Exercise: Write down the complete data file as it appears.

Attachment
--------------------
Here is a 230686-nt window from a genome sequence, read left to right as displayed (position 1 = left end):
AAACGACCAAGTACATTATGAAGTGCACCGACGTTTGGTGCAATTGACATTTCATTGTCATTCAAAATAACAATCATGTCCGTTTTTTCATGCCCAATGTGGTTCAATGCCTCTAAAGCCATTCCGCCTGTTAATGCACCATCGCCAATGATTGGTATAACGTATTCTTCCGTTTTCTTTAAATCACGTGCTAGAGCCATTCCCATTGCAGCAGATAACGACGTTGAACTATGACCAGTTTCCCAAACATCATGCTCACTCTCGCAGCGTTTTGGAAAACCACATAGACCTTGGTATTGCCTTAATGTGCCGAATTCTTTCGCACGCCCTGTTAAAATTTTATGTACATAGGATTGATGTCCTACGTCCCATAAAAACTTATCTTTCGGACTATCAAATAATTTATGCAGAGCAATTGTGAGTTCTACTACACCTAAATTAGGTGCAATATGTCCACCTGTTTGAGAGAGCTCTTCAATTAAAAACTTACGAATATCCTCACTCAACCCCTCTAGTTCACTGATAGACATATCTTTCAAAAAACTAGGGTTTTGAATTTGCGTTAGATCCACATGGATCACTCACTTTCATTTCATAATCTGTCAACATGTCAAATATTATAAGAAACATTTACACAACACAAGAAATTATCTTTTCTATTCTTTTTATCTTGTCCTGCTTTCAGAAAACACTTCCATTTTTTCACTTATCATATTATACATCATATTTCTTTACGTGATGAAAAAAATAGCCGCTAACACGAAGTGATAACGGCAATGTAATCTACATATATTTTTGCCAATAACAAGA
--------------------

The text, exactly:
Here is a 230686-nt window from a genome sequence, read left to right as displayed (position 1 = left end):
AAACGACCAAGTACATTATGAAGTGCACCGACGTTTGGTGCAATTGACATTTCATTGTCATTCAAAATAACAATCATGTCCGTTTTTTCATGCCCAATGTGGTTCAATGCCTCTAAAGCCATTCCGCCTGTTAATGCACCATCGCCAATGATTGGTATAACGTATTCTTCCGTTTTCTTTAAATCACGTGCTAGAGCCATTCCCATTGCAGCAGATAACGACGTTGAACTATGACCAGTTTCCCAAACATCATGCTCACTCTCGCAGCGTTTTGGAAAACCACATAGACCTTGGTATTGCCTTAATGTGCCGAATTCTTTCGCACGCCCTGTTAAAATTTTATGTACATAGGATTGATGTCCTACGTCCCATAAAAACTTATCTTTCGGACTATCAAATAATTTATGCAGAGCAATTGTGAGTTCTACTACACCTAAATTAGGTGCAATATGTCCACCTGTTTGAGAGAGCTCTTCAATTAAAAACTTACGAATATCCTCACTCAACCCCTCTAGTTCACTGATAGACATATCTTTCAAAAAACTAGGGTTTTGAATTTGCGTTAGATCCACATGGATCACTCACTTTCATTTCATAATCTGTCAACATGTCAAATATTATAAGAAACATTTACACAACACAAGAAATTATCTTTTCTATTCTTTTTATCTTGTCCTGCTTTCAGAAAACACTTCCATTTTTTCACTTATCATATTATACATCATATTTCTTTACGTGATGAAAAAAATAGCCGCTAACACGAAGTGATAACGGCAATGTAATCTACATATATTTTTGCCAATAACAAGA